The Bochum Observatory As A Shining Landmark

The Bochum Observatory As A Shining Landmark

Project Details

Date
19. January 2022
Client
Support association of the Institute for Environmental and Future Research e.V.
Location
Blankensteiner Stra├če 200 a
(Postal address)
44797 Bochum
Germany

Project Description

The Bochum Observatory and its Institute for Environmental and Future Research are concerned with the exploration of the Earth using space technology. It is also an Education Centre with activities in the fields of sustainability, climate change and sky observation. Furthermore, it is part of esero Germany, the German Space Education Office of the ESA.

The foundation for today’s facility was laid as early as 1946 by Heinz Kaminski with the founding of the Bochum Public Observatory. The space age began in the summer of 1957, when preparations were made to receive the first American satellites. On the morning of 5 October 1957, the first signals from the Soviet earth satellite Sputnik I came out of the loudspeaker in Bochum. Bochum was the first station to receive Sputnik I in the western world!

In the following decades, space pioneer Heinz Kaminski developed the Bochum Observatory into an internationally recognised institution for satellite and space research. The first extensive use of the facility was to accompany the American Apollo missions, most famously the landing of Apollo 11 on the moon on 20 July 1969. Even today, the independent records of the Bochum Institute are used as proof of the American landing. Today’s facility, headed by Thilo Elsner, is involved in research projects of NASA and DLR; with the 20 m parabolic antenna in the radome of the Bochum Observatory, solar data from the STEREO space probes are received daily from a distance of more than 100 million kilometres.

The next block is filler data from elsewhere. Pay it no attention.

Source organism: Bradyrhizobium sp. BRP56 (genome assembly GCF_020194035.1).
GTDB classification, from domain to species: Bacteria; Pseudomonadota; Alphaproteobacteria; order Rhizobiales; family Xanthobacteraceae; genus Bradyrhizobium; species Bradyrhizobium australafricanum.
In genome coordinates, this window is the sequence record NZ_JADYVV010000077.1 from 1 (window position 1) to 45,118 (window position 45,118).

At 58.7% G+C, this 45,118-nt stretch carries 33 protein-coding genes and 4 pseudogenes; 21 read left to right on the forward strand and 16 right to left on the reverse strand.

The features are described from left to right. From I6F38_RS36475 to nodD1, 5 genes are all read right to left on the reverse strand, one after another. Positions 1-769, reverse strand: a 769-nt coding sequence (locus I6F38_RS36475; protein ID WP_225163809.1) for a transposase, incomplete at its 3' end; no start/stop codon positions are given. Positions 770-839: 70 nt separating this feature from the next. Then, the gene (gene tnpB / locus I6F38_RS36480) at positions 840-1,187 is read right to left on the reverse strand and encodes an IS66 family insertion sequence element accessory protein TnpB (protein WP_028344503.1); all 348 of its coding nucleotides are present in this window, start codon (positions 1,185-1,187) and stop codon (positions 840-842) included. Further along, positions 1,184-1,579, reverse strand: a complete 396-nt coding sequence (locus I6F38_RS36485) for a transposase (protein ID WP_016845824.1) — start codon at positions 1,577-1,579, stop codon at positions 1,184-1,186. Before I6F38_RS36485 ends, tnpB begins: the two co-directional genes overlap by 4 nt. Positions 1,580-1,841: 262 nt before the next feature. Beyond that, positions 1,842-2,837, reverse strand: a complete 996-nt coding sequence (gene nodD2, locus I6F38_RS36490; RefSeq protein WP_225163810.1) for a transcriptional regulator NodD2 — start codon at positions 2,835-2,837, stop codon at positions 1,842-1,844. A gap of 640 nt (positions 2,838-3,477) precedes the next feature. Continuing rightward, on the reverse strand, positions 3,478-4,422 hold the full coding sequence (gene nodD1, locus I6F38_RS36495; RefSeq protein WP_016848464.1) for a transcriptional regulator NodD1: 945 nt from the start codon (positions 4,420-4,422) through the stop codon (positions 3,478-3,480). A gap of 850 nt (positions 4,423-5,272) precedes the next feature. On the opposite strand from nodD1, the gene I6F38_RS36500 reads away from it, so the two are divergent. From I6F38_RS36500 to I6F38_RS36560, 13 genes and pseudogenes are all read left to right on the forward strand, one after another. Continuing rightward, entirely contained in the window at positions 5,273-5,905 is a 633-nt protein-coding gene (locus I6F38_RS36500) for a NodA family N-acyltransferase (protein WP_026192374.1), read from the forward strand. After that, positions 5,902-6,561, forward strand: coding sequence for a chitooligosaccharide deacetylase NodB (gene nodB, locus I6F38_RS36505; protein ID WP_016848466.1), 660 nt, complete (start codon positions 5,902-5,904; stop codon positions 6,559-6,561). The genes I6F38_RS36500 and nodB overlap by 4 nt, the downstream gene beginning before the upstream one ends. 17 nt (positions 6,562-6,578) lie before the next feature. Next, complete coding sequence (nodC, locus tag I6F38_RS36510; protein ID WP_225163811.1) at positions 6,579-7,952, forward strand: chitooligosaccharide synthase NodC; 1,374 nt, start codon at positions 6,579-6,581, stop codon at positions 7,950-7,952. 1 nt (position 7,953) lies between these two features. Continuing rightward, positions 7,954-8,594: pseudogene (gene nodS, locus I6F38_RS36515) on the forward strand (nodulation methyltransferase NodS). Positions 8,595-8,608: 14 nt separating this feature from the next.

The light projections on the foil-covered dome with a diameter of approx. 40 m attract numerous sightseers in the evening and transform the building into a living landmark. The projection system, a PHOS 85 outdoor, is located under the eaves of the building opposite, at a distance of approx. 75 m. The tele-projection lens used, with a focal length of 135 mm, enables bright and high-contrast projections after sunset. In order to project the motifs as straight as possible, the distortion caused by the inclined projection angle was previously determined with the help of a measurement projection. Using the data obtained in this way, the projection motifs were made with a “pre-distortion” that compensates for the original distortion. The procedure is called keystone correction.

Hardware:
1 x PHOS 85 outdoor
1 x Telephoto lens 135 mm
Gobos incl. keystone correction

Photos:
Daniel Dorstewitz, Markus Lueck